UK fertility rates, migration and population

David Charles
3 min readJun 4


Public conversations around migration are often vigorous and charged, but rarely speak to the economic realities and benefits that are brought to the host nation (see The Economic Consequences of Immigration by Julian L. Simon).

A refreshing report by Laura Kuenssberg recently revealed how politicians are often stifled by their party-political agendas on migration topics.

What’s not usually discussed, however, is the extent to which the UK’s population actually needs to be supported by migrants. There are several core socio-economic issues here, discussed below, predicated around maintaining healthy, sustainable population growth and having an economically active population. (References at the end.)

The UK’s fertility rate has declined by 20% since 2012:

This will have a negative impact on population growth rates over the coming couple of decades. It is notable that the native female population in England and Wales has a 24% lower fertility rate than that of migrant women:

Thus, migrants have contributed to a better-than-otherwise future population growth rate. The government has a glaringly-unfulfilled responsibility to address the declining fertility rate and immigrants shouldn’t be excluded from the solution.

The other major concern is that the UK has a rapidly ageing population:

It can be seen that the number of people in the 65 years and over age group has grown proportionately much faster than the under 30s over the past 20 years. The 40 to 60 years group is outpacing the younger group by some margin, too.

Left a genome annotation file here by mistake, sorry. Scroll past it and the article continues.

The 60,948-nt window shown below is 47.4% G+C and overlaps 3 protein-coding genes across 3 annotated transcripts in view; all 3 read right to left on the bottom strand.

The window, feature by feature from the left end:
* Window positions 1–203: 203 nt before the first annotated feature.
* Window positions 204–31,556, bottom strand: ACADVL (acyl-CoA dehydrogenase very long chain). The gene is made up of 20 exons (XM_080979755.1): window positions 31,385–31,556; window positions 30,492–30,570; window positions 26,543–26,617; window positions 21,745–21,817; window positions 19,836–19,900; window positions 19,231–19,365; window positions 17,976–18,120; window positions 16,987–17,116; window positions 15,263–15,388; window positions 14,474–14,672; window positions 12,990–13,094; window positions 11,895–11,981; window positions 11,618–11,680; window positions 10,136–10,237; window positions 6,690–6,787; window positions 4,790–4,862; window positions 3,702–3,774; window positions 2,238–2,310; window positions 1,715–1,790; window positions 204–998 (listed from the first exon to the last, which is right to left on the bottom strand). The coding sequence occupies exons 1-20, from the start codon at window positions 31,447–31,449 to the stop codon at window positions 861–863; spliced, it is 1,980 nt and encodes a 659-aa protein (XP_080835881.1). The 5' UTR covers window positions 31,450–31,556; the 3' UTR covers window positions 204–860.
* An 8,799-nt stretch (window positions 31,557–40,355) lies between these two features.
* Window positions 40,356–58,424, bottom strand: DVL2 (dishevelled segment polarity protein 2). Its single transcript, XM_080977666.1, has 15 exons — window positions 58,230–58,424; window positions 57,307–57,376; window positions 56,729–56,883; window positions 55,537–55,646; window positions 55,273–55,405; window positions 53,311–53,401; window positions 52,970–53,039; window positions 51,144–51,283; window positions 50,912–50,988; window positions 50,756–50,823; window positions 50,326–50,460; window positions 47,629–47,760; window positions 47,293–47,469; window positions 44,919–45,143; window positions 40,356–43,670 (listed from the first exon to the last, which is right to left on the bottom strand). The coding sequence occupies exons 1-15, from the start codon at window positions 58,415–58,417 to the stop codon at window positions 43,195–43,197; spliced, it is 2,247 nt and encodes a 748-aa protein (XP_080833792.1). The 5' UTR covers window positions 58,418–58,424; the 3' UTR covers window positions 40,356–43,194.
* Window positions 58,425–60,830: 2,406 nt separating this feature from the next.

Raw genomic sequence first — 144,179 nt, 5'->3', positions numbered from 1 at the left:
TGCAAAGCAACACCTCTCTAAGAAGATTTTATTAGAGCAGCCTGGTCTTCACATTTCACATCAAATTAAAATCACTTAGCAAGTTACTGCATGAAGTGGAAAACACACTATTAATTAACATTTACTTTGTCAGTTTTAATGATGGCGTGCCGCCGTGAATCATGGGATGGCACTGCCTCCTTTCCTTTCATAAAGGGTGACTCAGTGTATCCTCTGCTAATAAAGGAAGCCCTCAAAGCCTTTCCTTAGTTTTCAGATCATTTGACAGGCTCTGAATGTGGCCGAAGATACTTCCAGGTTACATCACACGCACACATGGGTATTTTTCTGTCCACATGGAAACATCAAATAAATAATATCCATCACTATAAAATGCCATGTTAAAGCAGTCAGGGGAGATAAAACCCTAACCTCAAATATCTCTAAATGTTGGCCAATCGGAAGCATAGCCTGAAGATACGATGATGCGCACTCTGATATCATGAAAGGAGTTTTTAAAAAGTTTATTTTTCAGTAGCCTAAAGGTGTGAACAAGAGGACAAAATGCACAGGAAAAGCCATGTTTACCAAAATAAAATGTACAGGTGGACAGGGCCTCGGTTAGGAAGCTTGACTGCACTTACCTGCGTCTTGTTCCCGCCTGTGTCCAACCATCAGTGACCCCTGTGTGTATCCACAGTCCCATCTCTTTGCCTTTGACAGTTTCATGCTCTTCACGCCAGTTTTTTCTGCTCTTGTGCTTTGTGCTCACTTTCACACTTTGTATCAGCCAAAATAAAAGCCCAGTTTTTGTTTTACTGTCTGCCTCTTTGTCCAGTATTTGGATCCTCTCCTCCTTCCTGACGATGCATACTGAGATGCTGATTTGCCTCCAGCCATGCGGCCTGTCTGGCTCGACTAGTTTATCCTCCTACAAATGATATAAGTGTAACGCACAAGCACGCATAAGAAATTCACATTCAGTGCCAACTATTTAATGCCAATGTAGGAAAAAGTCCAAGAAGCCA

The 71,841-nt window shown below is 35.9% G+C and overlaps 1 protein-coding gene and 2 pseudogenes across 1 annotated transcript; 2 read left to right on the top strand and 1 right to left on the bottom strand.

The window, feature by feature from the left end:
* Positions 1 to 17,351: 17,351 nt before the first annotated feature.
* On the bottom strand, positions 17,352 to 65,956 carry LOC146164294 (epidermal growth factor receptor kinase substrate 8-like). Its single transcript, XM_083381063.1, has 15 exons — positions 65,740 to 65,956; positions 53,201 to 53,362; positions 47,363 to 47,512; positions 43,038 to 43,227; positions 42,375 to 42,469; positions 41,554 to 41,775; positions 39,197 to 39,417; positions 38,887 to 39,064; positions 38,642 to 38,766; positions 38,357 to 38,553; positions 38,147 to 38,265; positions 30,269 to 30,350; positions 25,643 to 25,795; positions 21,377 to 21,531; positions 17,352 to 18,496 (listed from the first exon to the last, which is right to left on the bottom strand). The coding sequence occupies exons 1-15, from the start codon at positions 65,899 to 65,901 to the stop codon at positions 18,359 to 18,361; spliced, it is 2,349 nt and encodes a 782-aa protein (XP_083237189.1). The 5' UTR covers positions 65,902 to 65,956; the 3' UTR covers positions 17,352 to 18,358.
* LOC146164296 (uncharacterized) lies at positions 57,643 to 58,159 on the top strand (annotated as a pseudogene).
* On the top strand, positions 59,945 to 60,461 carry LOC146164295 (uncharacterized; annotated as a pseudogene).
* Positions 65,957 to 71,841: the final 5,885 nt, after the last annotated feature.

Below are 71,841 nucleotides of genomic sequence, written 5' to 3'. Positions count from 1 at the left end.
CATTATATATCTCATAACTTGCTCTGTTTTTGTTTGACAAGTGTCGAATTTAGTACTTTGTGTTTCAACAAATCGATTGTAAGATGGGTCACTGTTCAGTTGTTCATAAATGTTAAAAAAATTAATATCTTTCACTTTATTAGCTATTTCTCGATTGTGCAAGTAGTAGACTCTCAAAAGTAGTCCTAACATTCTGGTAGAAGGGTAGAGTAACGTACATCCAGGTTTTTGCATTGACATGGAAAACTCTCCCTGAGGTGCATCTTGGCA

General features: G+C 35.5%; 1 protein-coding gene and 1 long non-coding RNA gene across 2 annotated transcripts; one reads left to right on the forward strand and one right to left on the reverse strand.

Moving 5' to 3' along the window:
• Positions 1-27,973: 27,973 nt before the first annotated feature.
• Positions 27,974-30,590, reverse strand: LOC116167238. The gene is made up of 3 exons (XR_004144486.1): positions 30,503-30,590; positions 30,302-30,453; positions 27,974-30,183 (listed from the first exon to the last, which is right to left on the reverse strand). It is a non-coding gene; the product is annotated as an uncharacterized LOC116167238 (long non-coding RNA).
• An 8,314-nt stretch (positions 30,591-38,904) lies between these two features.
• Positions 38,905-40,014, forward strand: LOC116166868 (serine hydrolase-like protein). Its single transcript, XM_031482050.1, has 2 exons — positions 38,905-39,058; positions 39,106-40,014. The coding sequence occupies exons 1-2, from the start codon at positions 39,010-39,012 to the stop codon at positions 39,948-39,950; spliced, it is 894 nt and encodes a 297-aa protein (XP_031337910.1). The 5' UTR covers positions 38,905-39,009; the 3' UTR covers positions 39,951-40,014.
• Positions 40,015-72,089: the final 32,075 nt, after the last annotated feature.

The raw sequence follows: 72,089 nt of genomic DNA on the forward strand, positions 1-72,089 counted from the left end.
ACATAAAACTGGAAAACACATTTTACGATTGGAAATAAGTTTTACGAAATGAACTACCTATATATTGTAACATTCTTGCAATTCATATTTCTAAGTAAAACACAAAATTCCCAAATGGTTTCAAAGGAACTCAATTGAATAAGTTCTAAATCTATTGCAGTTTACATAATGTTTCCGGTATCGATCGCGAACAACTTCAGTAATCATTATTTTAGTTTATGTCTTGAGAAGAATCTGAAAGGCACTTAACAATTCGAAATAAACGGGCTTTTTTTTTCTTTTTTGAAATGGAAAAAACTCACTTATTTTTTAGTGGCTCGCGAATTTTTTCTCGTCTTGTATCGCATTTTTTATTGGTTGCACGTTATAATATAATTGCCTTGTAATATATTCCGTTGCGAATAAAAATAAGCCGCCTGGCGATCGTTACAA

As populations age, high levels of support are required in terms of healthcare, state pension supply, development of accessible infrastructure and more.

To maintain a balanced and thriving society, the younger age groups must be bolstered now, to reap the benefits in the coming couple of decades.

Finally, the UK’s population has been growing at a comfortable rate in recent years:

However, we shouldn’t let that mask the above issues. Net migration has been directed into the country, and has made up a not-insignificant proportion of that population growth. [Supporting data is forthcoming on this point, following the outcome of an enquiry with the ONS.]

The current UK government, and the next one, need to urgently address the fertility issues raised above, through positive policy on migration, childcare and working family support, and women’s employment rights.

All data taken from the UK Office of National Statistics. Analysis and visualisation by me.

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